One of the first things you notice about Scarborough is that there are rocks everywhere. Perhaps the most obvious example is the Scarborough Castle headland. The headland is a downfaulted (to the east) outlier of Middle and Late Jurassic rocks and, due to its hardness, it forms a promontory separating the South Bay from North Bay areas. Relatively hard, honey-coloured, calcareous sandstone (the Corallian Group) sits on the soft Oxford Clay Formation; the break in slope and junction between the two can be seen around the headland.
The North and South bays either side are composed of much softer rocks. The Jurassic rocks (around 170 million years old; formed during the time of the dinosaurs) formed from great river channels and swamps on top of dark-coloured shales from a deep ocean.
Marine Drive skirts around the headland, with imposing cliffs that made the headland a natural location for a Roman signal station and later a fortified castle. The massive great tower was built in the 12th century by King Henry II. Around Marine Drive you can see many sea birds nesting on the cliffs, including kittiwakes and peregrine falcons if you are lucky.
Marine Drive was an ambitious engineering feat that was constructed as the first-ever marine carriage drive in the country that also served as a sea defence. Starting in 1897, it took 11 years to complete and was opened as a toll road in 1908. The toll house still stands at the south entrance to the drive. Marine Drive merges into the older Royal Albert Drive to the north-east (completed in 1890). Walking along the drive, you will see Hairy Bob’s Cave (a local curiosity which resembles a ‘cave man’s’ dwelling), a skate park and access to Royal Albert Gardens, which will take you up to the castle and old town.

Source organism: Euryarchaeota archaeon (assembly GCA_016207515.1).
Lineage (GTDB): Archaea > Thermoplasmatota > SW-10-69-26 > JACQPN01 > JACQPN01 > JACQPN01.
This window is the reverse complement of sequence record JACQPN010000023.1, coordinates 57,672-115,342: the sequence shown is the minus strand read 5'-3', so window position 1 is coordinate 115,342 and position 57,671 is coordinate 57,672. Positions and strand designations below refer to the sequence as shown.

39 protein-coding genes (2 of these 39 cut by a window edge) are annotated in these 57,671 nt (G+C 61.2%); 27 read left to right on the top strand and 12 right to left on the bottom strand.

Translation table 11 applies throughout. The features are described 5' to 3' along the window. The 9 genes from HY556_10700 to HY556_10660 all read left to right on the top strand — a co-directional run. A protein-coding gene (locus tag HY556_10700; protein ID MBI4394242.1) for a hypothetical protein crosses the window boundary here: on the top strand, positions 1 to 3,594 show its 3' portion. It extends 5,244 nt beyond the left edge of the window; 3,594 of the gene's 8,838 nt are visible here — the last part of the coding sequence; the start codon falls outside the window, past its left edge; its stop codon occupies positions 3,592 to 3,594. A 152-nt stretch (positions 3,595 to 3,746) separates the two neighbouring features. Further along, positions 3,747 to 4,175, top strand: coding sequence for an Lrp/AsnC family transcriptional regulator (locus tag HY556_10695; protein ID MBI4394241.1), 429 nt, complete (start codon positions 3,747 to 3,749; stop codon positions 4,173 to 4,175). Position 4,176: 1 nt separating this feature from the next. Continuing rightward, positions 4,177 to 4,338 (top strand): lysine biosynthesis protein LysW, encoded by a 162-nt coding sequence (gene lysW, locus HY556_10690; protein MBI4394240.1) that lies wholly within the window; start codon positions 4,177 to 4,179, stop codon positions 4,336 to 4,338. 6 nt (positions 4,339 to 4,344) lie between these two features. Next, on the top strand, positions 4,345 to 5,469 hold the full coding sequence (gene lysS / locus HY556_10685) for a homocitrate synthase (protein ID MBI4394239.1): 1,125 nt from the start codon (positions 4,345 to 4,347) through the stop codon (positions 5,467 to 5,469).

At the northern end of the drive, there is a larger-than-life statue sat on a bench admiring the sea views. The statue, entitled Freddie Gilroy and the Belsen Stragglers, depicts Freddie Gilroy, a former soldier who participated in the liberation of Bergen-Belsen concentration camp, sitting on a bench in his old age.
At the northern end of the drive there is Peasholm Park and North Bay Heritage Railway. Peasholm Park is a ‘Far Eastern themed’ municipal park, which was opened in 1912 for galas, displays and exhibitions. The park was extended to include Peasholm Glen, a natural shady ravine with many varieties of trees. The park has a boating lake, a putting green and tree walk.
Pay and Display parking is plentiful along the drive (9am – 6pm) and is free from 31st October to 1st March.
Interested in the geology of Scarborough? Visit the Rotunda Museum (YO11 2NN), one of the oldest geology museums still in use in the UK. The building, constructed in 1829, houses a collection of Jurassic geology from the Yorkshire coast.
About the author
Prof Melanie Leng
BGS Chief Scientist, environmental change, adaptation and resilience